Investigating the interconnectedness of active transportation and public transit usage as a primer for Mobility-as-a-Service adoption and deployment

Alec Biehl, Amanda Stathopoulos*

*Corresponding author for this work

Research output: Contribution to journalArticlepeer-review

3 Scopus citations


Background: With the advent of Mobility-as-a-Service packages to reduce car usage and (by extension) greenhouse gas emissions, it is crucial that researchers and practitioners consider mutual determinants and outcomes that link the adoption of multiple alternative modes. This study therefore investigates the joint usage of active travel (walking, cycling, bike-sharing) and public transit (bus, rail) modes with respect to personal and situational contexts. Methods: Online survey data (n = 826) were collected across six Midwestern U.S. states using Amazon MTurk. Respondents indicated their average weekly usage of eight travel modes across three trip purposes so that multimodality could be assessed. Several psychological constructs were extracted via (a) the stages of change framework, used to indicate willingness to adopt new behavior, and (b) confirmatory factor analysis conducted on Likert scales rooted in theories of community, identity, norms, personality, and well-being. A multiple-indicators multiple-causes structural equation model is then employed to investigate the process of adopting a modality style that incorporates active and transit modes. Results: The model confirms that compatible physical and social contexts, as well as navigational skills and openness to learning, are key primers of multimodalism. However, a path juncture stemming from neighborhood support for mobility innovation illustrates a potential polarity in outcomes between individuals and communities. In addition, the stage of active mobility adoption is linked to identity and norm activation, offering further guidance on what influences readiness for change. Conclusions: The seamless integration of mobility services is critical to matching the convenience and comfort of the private vehicle; understanding potential pathways to sustainable mobility, though, requires analyses and interventions that are driven by well-being outcomes and grounded in rigorous psychological frameworks. The research findings offer practical guidance for identifying intervention opportunities to be linked with MaaS enrollment while demonstrating the need to illuminate how mobility might relate to social cohesion, identity expression, and various sources of satisfaction.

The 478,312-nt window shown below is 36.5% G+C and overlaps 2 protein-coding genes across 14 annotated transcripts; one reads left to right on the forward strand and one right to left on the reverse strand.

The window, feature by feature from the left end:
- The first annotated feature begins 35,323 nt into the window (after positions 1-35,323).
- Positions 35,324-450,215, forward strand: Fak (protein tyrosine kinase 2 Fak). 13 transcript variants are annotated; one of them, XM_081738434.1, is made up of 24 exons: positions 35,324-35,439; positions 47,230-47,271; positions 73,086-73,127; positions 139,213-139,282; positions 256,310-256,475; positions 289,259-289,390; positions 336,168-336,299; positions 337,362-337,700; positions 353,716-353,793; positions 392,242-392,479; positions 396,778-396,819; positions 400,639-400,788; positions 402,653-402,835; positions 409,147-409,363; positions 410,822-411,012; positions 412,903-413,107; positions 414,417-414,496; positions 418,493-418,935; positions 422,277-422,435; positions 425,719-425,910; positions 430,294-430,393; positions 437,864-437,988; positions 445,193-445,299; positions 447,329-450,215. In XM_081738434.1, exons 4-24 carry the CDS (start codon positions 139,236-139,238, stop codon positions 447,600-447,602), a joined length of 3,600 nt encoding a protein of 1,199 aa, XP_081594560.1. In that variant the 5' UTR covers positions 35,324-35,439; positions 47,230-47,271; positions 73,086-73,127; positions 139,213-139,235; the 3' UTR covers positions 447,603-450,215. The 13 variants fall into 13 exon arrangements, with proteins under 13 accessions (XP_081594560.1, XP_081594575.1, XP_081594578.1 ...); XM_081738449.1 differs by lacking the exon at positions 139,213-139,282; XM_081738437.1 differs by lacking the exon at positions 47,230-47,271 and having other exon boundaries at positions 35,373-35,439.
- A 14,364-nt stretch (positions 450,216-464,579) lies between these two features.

Original languageEnglish (US)
Article number100897
JournalJournal of Transport and Health
StatePublished - Sep 2020


  • Community-based interventions
  • Intrinsic motivation
  • MIMIC structural equation model
  • Multimodality
  • Well-being outcomes

ASJC Scopus subject areas

  • Safety, Risk, Reliability and Quality
  • Transportation
  • Pollution
  • Safety Research
  • Health Policy
  • Public Health, Environmental and Occupational Health


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